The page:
GaryJohnson5 | Apr 16, 2017 |
Showing 1-5 of 324 (next | show all)
e auteur heeft ook hier weer een stevig absurd verhaal gecreëerd dat je meesleept doorheen zijn wondere wereld, waarin je van de ene verbazing in de andere valt.
Het vertelstandpunt vanuit het jongetje dwingt je tot kiezen en meeleven. Zo leidt dit boek ook tot reflecteren en vertalen naar je eigen, herkenbare wereld.
De tekst op rijm is doordacht geconstrueerd en leest vlot.
De fantasierijke woordenschat wekt verwondering op en dwingt respect af.
En doordat het hoogst absurde, quasi-nonsens-gehalte gelinkt blijft aan de herkenbare realiteit, verlies je nergens het spoor.
De fantasierijke prenten in ouderwets aandoende kleuren versterken de tekst en vice versa. Te gekke figuren met een grote beweeglijkheid en overduidelijke expressies loodsen je doorheen de absurde, eigengereide wereld van Dr. Seuss, waarin het goed vertoeven is.
 
This is a great inspirational story that gives children hope for the future. Great to use at the end of the year.
added by courtneyemahr | editCourtney E. Mahr
 
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Congratulations!
Today is your day.
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(Click to show. Warning: May contain spoilers.)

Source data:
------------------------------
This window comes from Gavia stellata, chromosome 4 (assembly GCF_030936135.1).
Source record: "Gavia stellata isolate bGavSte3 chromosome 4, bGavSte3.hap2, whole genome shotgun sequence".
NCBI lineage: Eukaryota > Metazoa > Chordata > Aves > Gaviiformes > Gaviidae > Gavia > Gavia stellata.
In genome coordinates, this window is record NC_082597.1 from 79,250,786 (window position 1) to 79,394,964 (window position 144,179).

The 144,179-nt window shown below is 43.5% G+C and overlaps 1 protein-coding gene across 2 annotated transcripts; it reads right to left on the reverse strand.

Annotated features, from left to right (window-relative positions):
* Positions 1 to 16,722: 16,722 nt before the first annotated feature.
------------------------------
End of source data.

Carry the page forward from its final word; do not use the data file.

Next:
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Wikipedia in English (1)

Book description
Oh, the Places You'll Go! is a story to help children with their rhyming skills. Throughout the story the main character is traveling to far and near places. He ventures into lands that all different. He gets scared one place, happy at another, and so on. The story is about how children should not be afraid of experiencing the world. In fact, after visiting new places you can gain appreciation for your home and how secure and known it is to you.
Haiku summary

Amazon.com Amazon.com Review (ISBN 0679805273, Hardcover)

Inspirational yet honest, and always rhythmically rollicking, Oh, the Places You'll Go! is a perfect sendoff for children, 1 to 100, entering any new phase of their lives. Kindergartners, graduate students, newlyweds, newly employeds--all will glean shiny pearls of wisdom about the big, bountiful future. The incomparable Dr. Seuss rejoices in the potential everyone has to fulfill their wildest dreams: "You'll be on your way up! / You'll be seeing great sights! / You'll join the high fliers / who soar to high heights." At the same time, he won't delude the starry-eyed upstart about the pitfalls of life: "You can get all hung up / in a prickle-ly perch. / And your gang will fly on. / You'll be left in a Lurch."

But fear not! Dr. Seuss, with his inimitable illustrations and exhilarating rhymes, is convinced ("98 and 3/4 percent guaranteed") that success is imminent. As long as you remember "to be dexterous and deft. And NEVER mix up your right foot with your left," things should work out. (All ages) --Emilie Coulter

(retrieved from Amazon Thu, 12 Mar 2015 17:57:59 -0400)

(see all 4 descriptions)

Advice in rhyme for proceeding in life; weathering fear, loneliness, and confusion; and being in charge of your actions.

(summary from another edition)